The PMC Podcast

The Body Episode

June 04, 2020 Kristin Sundin Brandt and Bill Alfano Season 1 Episode 7
The PMC Podcast
The Body Episode
Chapters
The PMC Podcast
The Body Episode
Jun 04, 2020 Season 1 Episode 7
Kristin Sundin Brandt and Bill Alfano

As athletes and cyclists, we too often focus on putting in the miles on the bike, only thinking about our fitness off the bicycle when things start to hurt. On this episode, we welcome Jen Connell, PT, DPT of Bay State Physical Therapy and Bob Vinson, a massage therapist who has volunteered for over 30 years at Mass Maritime in Bourne, to talk about the importance of pre-habilitation and massage to help athletes leading up to, and recovering from long rides and races.

Support the show (https://donate.pmc.org/)

Show Notes Transcript

As athletes and cyclists, we too often focus on putting in the miles on the bike, only thinking about our fitness off the bicycle when things start to hurt. On this episode, we welcome Jen Connell, PT, DPT of Bay State Physical Therapy and Bob Vinson, a massage therapist who has volunteered for over 30 years at Mass Maritime in Bourne, to talk about the importance of pre-habilitation and massage to help athletes leading up to, and recovering from long rides and races.

Support the show (https://donate.pmc.org/)

Announcer :

This is The PMC Podcast with Kristin Brandt, and Bill Alfano, the Pan-Mass Challenge raising money for life saving cancer research and treatment that Dana-Farber Cancer Institute. Now here's Kristin Brandt and Bill Alfano.

Kristin Brandt :

This is The PMC Podcast. I am Kristin Brandt here with my co host, Bill Alfano. Hello, Bill.

Bill Alfano :

I'm just gonna go straight. Hello, Kristin. I'm not going to do like

Kristin Brandt :

I like how you dressed up for me today.

Bill Alfano :

I keep a couple extra ones in this room. So depending on who's on the call, that's what I put on.

Kristin Brandt :

What are we talking about today?

Bill Alfano :

It's The Body Episode Kristin. We have two really special guests. The first one is Jen Connell. She's the clinic manager, physical therapist over at Bay State Physical Therapy. And then this guy, Bob Vinson, who I'm just going to say he's a 30 year massage crew volunteer, and we'll let people hear who he really is. And his story. Yeah, I mean just two really incredible people committed to the PMC talking about massage as part of training prehab stretching, which is your favorite thing, favorite. And just talking about what to do leading up to, you know, a big event big athletic event like the PMC, during as well as after it's a it's a really worthwhile episode for athletes.

Kristin Brandt :

Of course now all I can imagine is that guy from the 70s in that like muscle, remember, he had the one piece muscle suit that showed all the muscles or body episode. This is the body episode. All right, let's take a break and come back with our interviews. We are here with Jen Connell from Bay State Physical Therapy in Kingston. Thank you for joining us today, Jen.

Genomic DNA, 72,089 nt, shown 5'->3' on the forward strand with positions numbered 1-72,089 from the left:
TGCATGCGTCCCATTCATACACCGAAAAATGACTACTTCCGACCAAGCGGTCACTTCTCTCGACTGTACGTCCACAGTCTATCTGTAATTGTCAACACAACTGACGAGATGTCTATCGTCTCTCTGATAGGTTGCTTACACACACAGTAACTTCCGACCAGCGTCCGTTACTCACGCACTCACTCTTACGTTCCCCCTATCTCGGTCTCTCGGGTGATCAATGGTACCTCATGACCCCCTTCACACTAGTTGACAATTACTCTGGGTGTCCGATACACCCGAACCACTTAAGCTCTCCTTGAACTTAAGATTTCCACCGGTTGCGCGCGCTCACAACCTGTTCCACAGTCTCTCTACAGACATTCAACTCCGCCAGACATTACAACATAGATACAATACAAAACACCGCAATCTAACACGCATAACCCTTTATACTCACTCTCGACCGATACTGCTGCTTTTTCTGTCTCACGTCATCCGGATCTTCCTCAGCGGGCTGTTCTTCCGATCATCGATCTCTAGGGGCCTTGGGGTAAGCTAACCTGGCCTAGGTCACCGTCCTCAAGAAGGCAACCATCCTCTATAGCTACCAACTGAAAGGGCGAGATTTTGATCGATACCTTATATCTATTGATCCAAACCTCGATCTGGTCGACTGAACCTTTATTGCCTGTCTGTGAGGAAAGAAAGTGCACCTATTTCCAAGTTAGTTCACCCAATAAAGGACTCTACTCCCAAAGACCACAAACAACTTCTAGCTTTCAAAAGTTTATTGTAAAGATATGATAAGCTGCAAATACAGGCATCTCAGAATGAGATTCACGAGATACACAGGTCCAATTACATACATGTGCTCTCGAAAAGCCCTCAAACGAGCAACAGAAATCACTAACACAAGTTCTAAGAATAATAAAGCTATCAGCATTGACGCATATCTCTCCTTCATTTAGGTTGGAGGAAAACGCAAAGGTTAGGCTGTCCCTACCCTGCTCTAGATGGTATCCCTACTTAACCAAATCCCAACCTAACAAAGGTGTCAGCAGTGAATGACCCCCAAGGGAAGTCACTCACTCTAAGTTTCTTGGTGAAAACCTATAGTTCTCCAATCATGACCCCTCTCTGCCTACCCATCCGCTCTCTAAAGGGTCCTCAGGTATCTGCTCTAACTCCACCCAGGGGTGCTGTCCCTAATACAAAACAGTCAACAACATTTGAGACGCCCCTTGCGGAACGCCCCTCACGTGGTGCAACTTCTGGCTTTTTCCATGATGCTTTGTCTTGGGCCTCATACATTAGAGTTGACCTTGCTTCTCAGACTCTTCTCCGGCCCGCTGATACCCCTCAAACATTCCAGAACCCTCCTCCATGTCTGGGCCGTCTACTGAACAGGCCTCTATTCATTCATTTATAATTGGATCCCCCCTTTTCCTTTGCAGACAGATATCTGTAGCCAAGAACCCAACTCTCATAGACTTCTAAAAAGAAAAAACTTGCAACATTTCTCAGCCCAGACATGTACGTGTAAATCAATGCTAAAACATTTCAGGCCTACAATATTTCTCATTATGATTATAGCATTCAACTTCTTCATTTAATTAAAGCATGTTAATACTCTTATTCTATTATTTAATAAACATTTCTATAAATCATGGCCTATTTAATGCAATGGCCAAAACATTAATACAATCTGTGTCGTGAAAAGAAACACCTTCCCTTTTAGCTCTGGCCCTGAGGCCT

Jen Connell :

Yes, thank you for having me. I'm excited to be here.

Kristin Brandt :

So we're going to be talking about prehab and athletes But before we get into that, why don't you tell us a little bit about yourself and about Bay State Physical Therapy?

Jen Connell :

Sure. Yes. So I am a physical therapist. I graduated from Quinnipiac University, and I was lucky enough, I got a job right out of college with Bay State. So I work down on the south shore of Massachusetts, I'm in the Kingston clinic. I've been with the company for about seven years, and I've been in clinic manager at the Kingston clinic for the last three years. So I am very fortunate to say I love what I do as a PT, I get to work with great people every single day. I love making the connections with my patients that I do. There's really there's no greater feeling than watching someone achieve their goals and helping them get there after all their hard work. So it's really, really cool. And I love that Bay State got to be a part of the Pan-Mass Challenge as well, because I think there's definitely a common goal there. You know, both healthcare providers and goal of the Pan-Mass Challenge is really a greater cause and us to help other people so it's been really Really cool to be a part of this.

Kristin Brandt :

That's awesome. And I assume Bay State Physical Therapy does all types of physical therapy, but do you have specialties things that you work on specifically?

Jen Connell :

Yeah, so fortunately, all therapists are really trained in variety of body parts and we can really all treat everything I do treat a lot of Orthopedic cases. I also trade a lot of Pediatrics cases in Kingston. We have some pts that specialize in aquatic therapy, we have some pts that do more of a stipular, so like concussions or dizziness, that type of thing. But for the most part, we all each have a good variety of a bunch of different issues, which is cool to see.

Kristin Brandt :

Right? And you have volunteered at some of the rest stops helping with massage. What has been your experience with the PMC kind of what's your history?

Jen Connell :